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OSI Helps Eight Massachusetts Groups with Conservation Loan

North Hadley, MA - July 1, 2008 - A partnership of eight private and public conservation agencies came together to purchase and protect 100 acres in six parcels of land in North Hadley for $1,205,000. As a result, these lands will continue to preserve the character, health, economies and recreation of Hadley and surrounding communities now and for future generations. The conserved land includes:

  • Connecticut Riverlands: 24 acres of woodlands fronting on the Connecticut River. This land on River Drive will be purchased by the Department of Conservation and Recreation to become part of the Connecticut River Greenway State Park. 
  • Lake Warner: 5.7 acres of shoreline, which will be owned by The Kestrel Trust and protected through a conservation restriction held by The Town of Hadley’s Conservation Commission.
  • Farmland: 34 acres of active agricultural land on the corner of River Drive and Huntington Road. The Trustees of Reservations will secure the land with the help of a bridge loan from the Open Space Institute until the farmland can be protected through a state Agricultural Preservation Restriction (APR) and resold to a farmer.
  • Woodland: 24 acres of woodlands along Stockwell Road. This parcel will be owned privately and permanently protected by a conservation restriction through Kestrel.
  • Fields: 13.5 acres of backland off Huntington Road. This will add to an existing assemblage of contiguous protected woodlands and fields owned by The Kestrel Trust and other private landowners.

The Kestrel Trust, a regional non-profit land trust, took the lead in arranging the complex transaction, with additional help from a dedicated group of conservation partners, including The Trustees of Reservations, the Commonwealth’s Departments of Conservation and Recreation and Agricultural Resources, the Town of Hadley and the Porter-Phelps-Huntington Museum

“All of the partners spent countless hours over the last two years figuring out the details of this extremely complicated agreement,” said Kristin DeBoer, Executive Director, Kestrel Trust. “Fortunately, every acre of this land was worth the effort. We are grateful to the public agencies and private citizens who donated the funds to make this conservation project possible.”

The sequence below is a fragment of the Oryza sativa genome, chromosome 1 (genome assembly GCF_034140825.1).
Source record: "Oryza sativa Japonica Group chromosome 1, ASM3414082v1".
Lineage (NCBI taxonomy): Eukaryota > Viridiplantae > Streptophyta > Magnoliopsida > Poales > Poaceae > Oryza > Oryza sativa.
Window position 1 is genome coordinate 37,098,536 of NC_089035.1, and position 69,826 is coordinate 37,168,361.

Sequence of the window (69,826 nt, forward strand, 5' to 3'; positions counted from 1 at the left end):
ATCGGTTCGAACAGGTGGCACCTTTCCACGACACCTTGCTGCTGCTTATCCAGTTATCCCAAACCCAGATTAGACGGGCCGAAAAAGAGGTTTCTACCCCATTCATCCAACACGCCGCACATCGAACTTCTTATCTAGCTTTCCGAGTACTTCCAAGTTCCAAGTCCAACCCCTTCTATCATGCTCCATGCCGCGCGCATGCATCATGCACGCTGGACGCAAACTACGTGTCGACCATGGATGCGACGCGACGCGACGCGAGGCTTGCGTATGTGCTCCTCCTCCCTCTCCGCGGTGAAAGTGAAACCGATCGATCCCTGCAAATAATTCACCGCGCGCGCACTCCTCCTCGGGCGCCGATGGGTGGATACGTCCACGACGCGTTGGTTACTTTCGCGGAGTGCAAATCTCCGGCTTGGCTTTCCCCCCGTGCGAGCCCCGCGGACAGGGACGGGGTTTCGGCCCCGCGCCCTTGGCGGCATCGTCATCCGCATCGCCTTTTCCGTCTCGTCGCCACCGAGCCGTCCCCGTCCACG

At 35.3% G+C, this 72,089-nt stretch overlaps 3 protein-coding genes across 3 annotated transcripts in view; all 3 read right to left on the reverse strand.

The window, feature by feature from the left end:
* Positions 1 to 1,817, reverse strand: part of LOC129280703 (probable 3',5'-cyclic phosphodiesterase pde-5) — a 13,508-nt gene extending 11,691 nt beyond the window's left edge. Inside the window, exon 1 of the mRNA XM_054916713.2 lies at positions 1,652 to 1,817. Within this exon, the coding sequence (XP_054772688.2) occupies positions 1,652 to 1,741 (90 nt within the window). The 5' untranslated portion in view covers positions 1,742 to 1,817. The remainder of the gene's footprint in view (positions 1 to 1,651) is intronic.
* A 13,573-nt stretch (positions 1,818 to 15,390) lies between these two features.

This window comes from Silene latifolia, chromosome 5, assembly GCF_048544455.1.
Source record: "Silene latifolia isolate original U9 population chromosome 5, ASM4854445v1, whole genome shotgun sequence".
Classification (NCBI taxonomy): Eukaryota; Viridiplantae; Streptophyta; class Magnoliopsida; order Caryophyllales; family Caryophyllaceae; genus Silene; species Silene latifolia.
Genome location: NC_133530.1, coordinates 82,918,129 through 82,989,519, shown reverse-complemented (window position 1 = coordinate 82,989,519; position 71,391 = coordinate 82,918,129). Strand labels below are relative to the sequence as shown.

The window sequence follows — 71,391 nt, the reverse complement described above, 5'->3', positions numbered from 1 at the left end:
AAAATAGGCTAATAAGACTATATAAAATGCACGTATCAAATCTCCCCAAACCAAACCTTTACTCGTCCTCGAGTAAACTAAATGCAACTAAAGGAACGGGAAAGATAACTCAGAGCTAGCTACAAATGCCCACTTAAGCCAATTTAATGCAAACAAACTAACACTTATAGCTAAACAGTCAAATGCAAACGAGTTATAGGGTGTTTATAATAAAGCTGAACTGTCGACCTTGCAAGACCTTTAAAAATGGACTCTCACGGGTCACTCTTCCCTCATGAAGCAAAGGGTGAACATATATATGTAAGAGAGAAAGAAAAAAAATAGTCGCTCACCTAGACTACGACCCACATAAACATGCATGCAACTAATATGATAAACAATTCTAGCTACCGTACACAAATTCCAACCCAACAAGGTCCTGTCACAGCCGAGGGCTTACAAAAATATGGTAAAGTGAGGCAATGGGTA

All of the land was originally owned by Frank Scott, who died in 1935. In the following decades, the property passed on to his children and their children, until today when 14 living heirs agreed to the sale and protection of the land. 

Alexandra Dawson, Chair of Hadley’s Conservation Commission said: 

“I’m just amazed that the pieces of this puzzle finally came together and that this estate is finally settled. The Town should breathe a sigh of collective relief that these 100 acres of our town will not be developed.”

Jennifer Howard of DCR said: 

"DCR has been working for years to conserve land along the river, and specifically the Mt. Warner landscape.  Today we will celebrate another terrific collaboration with The Kestrel Trust, The Trustees of Reservations, Department of Agricultural Resources, and the Town of Hadley."

Lee Alexander, Community Conservation Specialist with The Trustees of Reservations, shared: 

“We were just thrilled to lend a hand with a project that protects such an amazing cross section of North Hadley: farmland, riverfront, woodlands and lakeshore. It would not have been possible without the combined effort of many partners working hard and working together. We hope this project will inspire more communities to create similar partnerships to preserve the natural and cultural character of their towns.”

Susan Lisk, Executive Director of Porter-Phelps-Huntington Museum said: 

“These parcels, are, for the most part, contiguous with the 100 acres of open space around Porter-Phelps-Huntington Museum. The museum is so pleased to see the rural fabric of our community remain as it has been for generations.”
"OSI is pleased to have helped Trustees and Kestrel protect this important parcel," said Peter Howell, OSI's executive vice president. "Its protection builds on significant other work in the Connecticut River Valley and along with other lands slated to be conserved nearby, will help protect an unique and threatened landscape."

A celebratory tour of the protected lands will be held later this summer. Date to be announced.

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